Your question specifies the movie adaptation of The Grapes of Wrath, but the Steinbeck novel on which it is based addresses the same relationship between people and their land.
Land is important to the Oklahoma sharecroppers because it has been their source of life and meaning.
As farmers, the men in Steinbeck's seminal novel have worked on their land for long hours each day during planting and harvesting seasons. The earth they have tilled has produced life, fed them and their families, covered their hands and faces, and gone into their skin. To these men, the earth is a living thing, not just some surface of the world. It is an integral part of their existence.
When the corporations decide the sharecroppers must go, one of the farmers, Muley Graves, refuses, saying, "Fella gets use' to a place, it's hard to go." In Chapter 9, Steinbeck writes the thoughts of the farmers as they think of the rich land in California: "We'll start over."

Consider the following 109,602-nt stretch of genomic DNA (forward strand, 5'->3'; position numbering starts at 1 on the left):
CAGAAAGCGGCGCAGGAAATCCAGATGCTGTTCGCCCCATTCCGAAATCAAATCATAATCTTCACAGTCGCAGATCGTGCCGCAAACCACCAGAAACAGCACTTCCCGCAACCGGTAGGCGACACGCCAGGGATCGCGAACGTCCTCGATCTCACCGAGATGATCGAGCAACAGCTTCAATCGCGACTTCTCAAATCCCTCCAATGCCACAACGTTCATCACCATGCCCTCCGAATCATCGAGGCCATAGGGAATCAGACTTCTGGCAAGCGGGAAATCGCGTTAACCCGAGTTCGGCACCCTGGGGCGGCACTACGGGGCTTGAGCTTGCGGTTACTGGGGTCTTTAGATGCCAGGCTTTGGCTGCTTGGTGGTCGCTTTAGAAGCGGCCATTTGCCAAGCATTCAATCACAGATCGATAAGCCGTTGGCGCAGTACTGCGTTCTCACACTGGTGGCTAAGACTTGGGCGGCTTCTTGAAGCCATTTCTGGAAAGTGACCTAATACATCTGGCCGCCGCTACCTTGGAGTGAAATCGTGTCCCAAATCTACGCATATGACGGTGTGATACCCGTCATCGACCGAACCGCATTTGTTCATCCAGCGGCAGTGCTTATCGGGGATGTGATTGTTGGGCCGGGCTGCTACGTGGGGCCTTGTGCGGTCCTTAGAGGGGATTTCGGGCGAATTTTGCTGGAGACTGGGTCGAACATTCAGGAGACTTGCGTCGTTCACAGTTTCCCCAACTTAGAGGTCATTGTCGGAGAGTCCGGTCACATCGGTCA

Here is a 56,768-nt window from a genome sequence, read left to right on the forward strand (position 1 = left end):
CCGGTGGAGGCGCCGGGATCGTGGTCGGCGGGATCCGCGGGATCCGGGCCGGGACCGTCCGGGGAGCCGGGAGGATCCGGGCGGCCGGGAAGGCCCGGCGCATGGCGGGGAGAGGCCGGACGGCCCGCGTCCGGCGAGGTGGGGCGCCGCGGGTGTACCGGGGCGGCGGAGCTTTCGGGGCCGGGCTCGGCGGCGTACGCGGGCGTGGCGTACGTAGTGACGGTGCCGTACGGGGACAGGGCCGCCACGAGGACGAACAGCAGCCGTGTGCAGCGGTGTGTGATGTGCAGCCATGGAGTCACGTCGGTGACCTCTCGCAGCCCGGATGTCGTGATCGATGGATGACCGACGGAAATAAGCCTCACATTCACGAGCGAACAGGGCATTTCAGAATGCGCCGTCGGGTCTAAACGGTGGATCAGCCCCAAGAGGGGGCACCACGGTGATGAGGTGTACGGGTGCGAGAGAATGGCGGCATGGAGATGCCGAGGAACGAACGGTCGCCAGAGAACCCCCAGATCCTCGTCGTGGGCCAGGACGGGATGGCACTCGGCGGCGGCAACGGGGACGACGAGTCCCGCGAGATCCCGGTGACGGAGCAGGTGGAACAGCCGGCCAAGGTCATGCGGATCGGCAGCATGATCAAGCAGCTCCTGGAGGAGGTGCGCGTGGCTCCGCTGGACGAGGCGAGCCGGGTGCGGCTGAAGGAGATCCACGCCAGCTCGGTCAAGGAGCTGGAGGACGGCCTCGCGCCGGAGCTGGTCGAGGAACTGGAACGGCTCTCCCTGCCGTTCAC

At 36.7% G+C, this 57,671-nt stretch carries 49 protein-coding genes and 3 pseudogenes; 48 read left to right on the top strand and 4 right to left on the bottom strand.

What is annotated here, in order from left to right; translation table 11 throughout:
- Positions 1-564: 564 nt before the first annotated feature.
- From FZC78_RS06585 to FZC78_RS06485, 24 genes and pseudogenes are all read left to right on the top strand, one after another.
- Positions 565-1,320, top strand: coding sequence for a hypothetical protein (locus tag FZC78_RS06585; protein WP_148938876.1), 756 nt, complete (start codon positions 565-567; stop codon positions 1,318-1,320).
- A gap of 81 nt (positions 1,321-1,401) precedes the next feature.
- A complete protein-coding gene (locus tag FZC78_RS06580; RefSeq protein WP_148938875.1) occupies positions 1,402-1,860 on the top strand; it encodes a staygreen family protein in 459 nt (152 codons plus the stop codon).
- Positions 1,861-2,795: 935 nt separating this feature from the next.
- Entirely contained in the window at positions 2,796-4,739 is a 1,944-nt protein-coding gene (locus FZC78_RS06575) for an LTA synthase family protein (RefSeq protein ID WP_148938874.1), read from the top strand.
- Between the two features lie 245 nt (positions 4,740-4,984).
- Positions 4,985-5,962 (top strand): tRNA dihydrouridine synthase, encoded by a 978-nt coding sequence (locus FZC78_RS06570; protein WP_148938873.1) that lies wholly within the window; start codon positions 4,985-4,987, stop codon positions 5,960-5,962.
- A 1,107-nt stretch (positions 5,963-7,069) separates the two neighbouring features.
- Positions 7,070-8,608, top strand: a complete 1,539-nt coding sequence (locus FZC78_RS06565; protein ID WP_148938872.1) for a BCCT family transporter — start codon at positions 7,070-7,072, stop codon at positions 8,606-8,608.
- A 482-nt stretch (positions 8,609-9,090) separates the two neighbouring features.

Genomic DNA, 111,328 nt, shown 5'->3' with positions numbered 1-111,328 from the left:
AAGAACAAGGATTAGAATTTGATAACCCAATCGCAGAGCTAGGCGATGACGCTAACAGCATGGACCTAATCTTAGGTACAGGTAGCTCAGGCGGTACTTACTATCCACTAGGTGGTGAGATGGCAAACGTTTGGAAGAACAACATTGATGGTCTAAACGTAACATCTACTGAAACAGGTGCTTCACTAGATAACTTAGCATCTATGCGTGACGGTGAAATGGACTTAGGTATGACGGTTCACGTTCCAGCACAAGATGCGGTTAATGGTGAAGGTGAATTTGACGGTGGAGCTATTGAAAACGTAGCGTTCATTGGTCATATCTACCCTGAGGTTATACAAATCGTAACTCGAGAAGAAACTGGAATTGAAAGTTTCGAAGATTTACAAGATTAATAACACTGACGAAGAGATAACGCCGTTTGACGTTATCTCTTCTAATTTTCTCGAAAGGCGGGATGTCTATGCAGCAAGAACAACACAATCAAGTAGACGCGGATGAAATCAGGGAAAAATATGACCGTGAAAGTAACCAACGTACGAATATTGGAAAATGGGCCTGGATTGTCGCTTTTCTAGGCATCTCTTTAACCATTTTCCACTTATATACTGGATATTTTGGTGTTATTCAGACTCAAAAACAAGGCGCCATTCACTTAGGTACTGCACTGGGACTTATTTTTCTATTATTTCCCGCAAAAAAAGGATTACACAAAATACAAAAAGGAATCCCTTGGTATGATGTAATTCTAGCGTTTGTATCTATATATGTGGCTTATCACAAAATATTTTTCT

But you can't start. Only a baby can start. You and me — why, we're all that's been. The anger of a moment, the thousand pictures, that's us. This land, this red land, is us; and the flood years and the dust years and the drought years are us. We can't start again.
These men define themselves by the land. Because their identity belongs to the earth, Grampa does not travel far before he has a stroke and dies. After the men bury him, Jim Casy remarks, "Grampa and the ol' place, they was jus' the same thing." Even though the old man spoke of how he would squeeze the California grapes over his head and let them run down into his whiskers, Casy says,
He was foolin', all the time. I think he knowed it. An' Grampa didn't die tonight. He died the minute you took 'im off the place... He was that place, an' he knowed it...
He's jus' stayin' with the lan'. He couldn't leave it.
Indeed, there was a spiritual bond between the men and their land. Along with this bond, the idea that they have no job and no way to care for their families deeply disturbs the men. The land is what has given these men hope and pride when they have good harvests. Without the land, these men have nothing certain.